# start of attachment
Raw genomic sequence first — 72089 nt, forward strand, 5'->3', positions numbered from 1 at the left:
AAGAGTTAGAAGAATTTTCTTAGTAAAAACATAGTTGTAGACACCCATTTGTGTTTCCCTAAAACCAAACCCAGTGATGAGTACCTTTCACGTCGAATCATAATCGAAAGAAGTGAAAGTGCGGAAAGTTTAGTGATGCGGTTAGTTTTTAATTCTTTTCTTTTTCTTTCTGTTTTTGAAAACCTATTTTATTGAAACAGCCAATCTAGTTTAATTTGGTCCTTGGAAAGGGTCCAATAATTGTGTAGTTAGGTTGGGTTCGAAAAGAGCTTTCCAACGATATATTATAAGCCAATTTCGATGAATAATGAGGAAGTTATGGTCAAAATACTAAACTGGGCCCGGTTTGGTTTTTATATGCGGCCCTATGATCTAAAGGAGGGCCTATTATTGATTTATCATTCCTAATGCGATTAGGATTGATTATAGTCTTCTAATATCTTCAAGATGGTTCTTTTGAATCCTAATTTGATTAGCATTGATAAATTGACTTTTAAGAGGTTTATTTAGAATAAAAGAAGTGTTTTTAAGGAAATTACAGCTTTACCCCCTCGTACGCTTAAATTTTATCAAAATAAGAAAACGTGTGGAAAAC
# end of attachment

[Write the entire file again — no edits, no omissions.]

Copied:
Raw genomic sequence first — 72089 nt, forward strand, 5'->3', positions numbered from 1 at the left:
AAGAGTTAGAAGAATTTTCTTAGTAAAAACATAGTTGTAGACACCCATTTGTGTTTCCCTAAAACCAAACCCAGTGATGAGTACCTTTCACGTCGAATCATAATCGAAAGAAGTGAAAGTGCGGAAAGTTTAGTGATGCGGTTAGTTTTTAATTCTTTTCTTTTTCTTTCTGTTTTTGAAAACCTATTTTATTGAAACAGCCAATCTAGTTTAATTTGGTCCTTGGAAAGGGTCCAATAATTGTGTAGTTAGGTTGGGTTCGAAAAGAGCTTTCCAACGATATATTATAAGCCAATTTCGATGAATAATGAGGAAGTTATGGTCAAAATACTAAACTGGGCCCGGTTTGGTTTTTATATGCGGCCCTATGATCTAAAGGAGGGCCTATTATTGATTTATCATTCCTAATGCGATTAGGATTGATTATAGTCTTCTAATATCTTCAAGATGGTTCTTTTGAATCCTAATTTGATTAGCATTGATAAATTGACTTTTAAGAGGTTTATTTAGAATAAAAGAAGTGTTTTTAAGGAAATTACAGCTTTACCCCCTCGTACGCTTAAATTTTATCAAAATAAGAAAACGTGTGGAAAAC